Laws of return: diasporas as part of the state community

Jonathan Edelstein, also known as the Head Heeb has an interesting post that I missed the first time around. Anyway it is called

Laws of return: diasporas as part of the state community

Yes, it is a mouthful but it gives all sorts of interesting comments and information about diasporas and the laws of return relative to individual countries.

Here is a chunk for your consumption, but I do encourage you to read the whole thing:

“The existence of a homeland ideology necessarily implies a connection between the population residing in the homeland and their coethnics regarding abroad. This connection, however, may be expressed in terms of descent, cultural affinity or a combination of the two. The Serbian nationality law, for instance, defines the national diaspora purely in terms of descent from an ethnic Serbian emigrant. In contrast, Spain grants an immigration preference to Sephardic Jews and citizens of former Spanish colonies, thus defining its overseas population in terms of language and cultural heritage rather than ethnic origin. Still other countries such as Croatia and Bulgaria combine these requirements, permitting members of the diaspora to obtain citizenship upon proof of descent together with evidence of affiliation to the national culture.

Two cases merit special mention. The Israeli law of return, which is often described as creating a homeland based on blood kinship, actually belongs as much in the cultural as the ethnic category because it is open to people who are Jews by conversion as well as by belief. The complicating factor is that entry to the cultural group is mediated through religious affiliation, thus empowering religious authorities to decide who belongs to the Jewish cultural group and potentially excluding those with an affinity toward secular Jewish culture but not Judaism. Likewise, German immigration law, which once entitled ethnic Ostdeutsch to virtually automatic citizenship, has trended in recent years toward requiring language skills and proof of cultural attachment in addition to German descent.

The second axis, that of necessity, requires a diaspora of significant size as a threshold, but can also arise from several considerations. One such consideration exists where the national diaspora is either currently or historically persecuted, thus creating a presumptive need for protection. Another is where recent border changes have left a large coethnic population outside national frontiers, a factor that very likely explains the unusual prevalence of laws of return in Balkan and post-Soviet states. Finally, necessity may arise where, as in many post-Communist countries, a large exile population exists which was stripped of citizenship by a discredited government.

Countries that score highly on both the ideological and necessity axes are likely to have strong laws of return. This is evidenced, for instance, by the laws of Israel, Armenia and Bulgaria, all of which provide a virtually absolute entitlement to nationality and which are based on both a conception of the state as homeland and the existence of a vulnerable diaspora. One might expect, based on the same logic, that any future Palestinian, Chechen or Kurdish state would enact a similarly strong law in short order. Indeed, the draft Palestinian constitution of 2003, which is the presumptive foundation of a future state, already defines the Palestinian nation to include the descendants of refugees and protects them from deprivation of citizenship rights.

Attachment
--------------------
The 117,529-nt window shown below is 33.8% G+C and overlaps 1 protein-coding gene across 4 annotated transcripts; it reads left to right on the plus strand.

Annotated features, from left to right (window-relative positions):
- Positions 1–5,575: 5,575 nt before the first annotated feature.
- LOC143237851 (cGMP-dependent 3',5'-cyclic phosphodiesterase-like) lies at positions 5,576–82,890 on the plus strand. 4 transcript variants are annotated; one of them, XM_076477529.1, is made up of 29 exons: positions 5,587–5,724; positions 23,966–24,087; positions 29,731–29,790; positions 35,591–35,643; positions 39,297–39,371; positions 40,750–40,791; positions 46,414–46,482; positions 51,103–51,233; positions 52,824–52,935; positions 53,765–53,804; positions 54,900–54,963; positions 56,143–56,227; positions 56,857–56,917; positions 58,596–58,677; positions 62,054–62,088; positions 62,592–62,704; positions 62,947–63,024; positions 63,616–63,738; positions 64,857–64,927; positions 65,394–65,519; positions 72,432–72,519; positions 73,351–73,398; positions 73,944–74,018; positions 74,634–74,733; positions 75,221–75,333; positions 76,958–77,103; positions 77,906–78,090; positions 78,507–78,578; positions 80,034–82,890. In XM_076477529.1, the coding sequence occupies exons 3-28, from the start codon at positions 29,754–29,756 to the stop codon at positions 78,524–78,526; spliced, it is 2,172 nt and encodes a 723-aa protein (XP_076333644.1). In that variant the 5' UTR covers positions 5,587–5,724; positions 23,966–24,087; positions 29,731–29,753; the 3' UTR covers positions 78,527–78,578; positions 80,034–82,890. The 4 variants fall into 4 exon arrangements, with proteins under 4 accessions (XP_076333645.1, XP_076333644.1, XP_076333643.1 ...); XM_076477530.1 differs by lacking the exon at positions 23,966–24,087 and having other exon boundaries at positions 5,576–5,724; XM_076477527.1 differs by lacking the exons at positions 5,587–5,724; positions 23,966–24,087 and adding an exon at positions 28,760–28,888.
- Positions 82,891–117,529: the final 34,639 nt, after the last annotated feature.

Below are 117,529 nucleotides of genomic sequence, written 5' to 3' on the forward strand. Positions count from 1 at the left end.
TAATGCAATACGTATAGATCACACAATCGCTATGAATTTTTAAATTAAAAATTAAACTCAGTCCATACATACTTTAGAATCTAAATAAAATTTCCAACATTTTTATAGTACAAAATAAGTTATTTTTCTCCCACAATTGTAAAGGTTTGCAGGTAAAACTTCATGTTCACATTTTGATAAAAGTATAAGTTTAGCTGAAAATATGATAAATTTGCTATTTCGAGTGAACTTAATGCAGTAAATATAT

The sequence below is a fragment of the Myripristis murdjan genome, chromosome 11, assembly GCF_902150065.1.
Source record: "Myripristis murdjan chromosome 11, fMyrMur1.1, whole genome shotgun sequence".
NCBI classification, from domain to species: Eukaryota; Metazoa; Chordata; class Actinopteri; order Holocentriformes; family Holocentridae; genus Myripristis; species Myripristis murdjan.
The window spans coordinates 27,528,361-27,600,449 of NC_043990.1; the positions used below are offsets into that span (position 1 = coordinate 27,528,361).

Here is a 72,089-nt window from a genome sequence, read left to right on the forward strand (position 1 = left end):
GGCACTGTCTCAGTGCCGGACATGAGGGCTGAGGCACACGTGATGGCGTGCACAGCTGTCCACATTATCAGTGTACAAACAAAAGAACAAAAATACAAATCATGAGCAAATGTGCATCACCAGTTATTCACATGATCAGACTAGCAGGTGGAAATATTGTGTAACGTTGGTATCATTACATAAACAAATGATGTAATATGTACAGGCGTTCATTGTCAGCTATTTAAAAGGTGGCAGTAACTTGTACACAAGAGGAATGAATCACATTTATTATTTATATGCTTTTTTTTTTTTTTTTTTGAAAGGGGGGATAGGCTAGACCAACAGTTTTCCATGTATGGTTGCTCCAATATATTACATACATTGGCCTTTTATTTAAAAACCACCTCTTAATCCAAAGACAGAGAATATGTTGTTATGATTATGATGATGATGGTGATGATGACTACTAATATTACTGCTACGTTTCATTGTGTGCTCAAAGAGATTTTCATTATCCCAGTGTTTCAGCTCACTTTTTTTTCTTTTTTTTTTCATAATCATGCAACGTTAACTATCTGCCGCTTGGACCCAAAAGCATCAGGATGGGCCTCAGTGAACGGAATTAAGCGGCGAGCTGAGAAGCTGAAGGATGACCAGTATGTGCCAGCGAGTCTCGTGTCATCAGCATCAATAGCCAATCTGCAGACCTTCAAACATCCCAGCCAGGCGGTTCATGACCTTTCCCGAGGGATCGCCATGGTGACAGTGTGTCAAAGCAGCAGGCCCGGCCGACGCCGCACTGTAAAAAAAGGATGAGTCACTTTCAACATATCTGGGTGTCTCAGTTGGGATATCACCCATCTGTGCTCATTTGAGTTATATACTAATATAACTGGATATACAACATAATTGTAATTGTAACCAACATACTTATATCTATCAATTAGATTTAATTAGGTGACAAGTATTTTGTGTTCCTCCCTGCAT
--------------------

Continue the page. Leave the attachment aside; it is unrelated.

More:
In countries that score highly on one axis but not the other – i.e., homeland states without diasporas in urgent need of protection, or vice versa – laws of return are likely to be less absolute, and to attach terms and conditions to coethnics’ applications for nationality. These restrictions generally take one or more of four forms:

  • Limitation on the number of generations that can claim citizenship by descent. Such limitations, as in Ireland and Slovenia, usually require that applicants for nationality have at least one citizen grandparent, although there are sometimes mechanisms by which the right can be passed on to a fourth generation.
  • Limitation on the particular coethnic communities that can obtain naturalization, as in the Russian Federation where immigration preferences are limited to former Soviet passport holders rather than ethnic Russians living in the West.
  • Immigration preferences rather than an absolute entitlement to citizenship. Countries such as Hungary and Spain, for instance, might reduce or waive waiting periods or financial requirements, but reserve the right to deny applications for residence on a discretionary basis.
  • Creation of a second-class diaspora citizenship that confers the right to live, work and study in the country but not political rights. This type of partial nationality is largely a creation of the past decade and currently exists in India, Slovakia and South Korea, with a similar proposal currently being tabled in Lebanon.

The case of India is a particularly interesting one in this regard. India has a large and far-flung diaspora that, in many cases, has been subject to persecution. Nevertheless, India has historically not regarded itself as an ethnic state. Instead, it is a huge and diverse country with many cultural, linguistic and ethnic groups, only some of which have a large presence in the diaspora. As such, during the Congress Party era, India made no special provision for diasporic immigration.”

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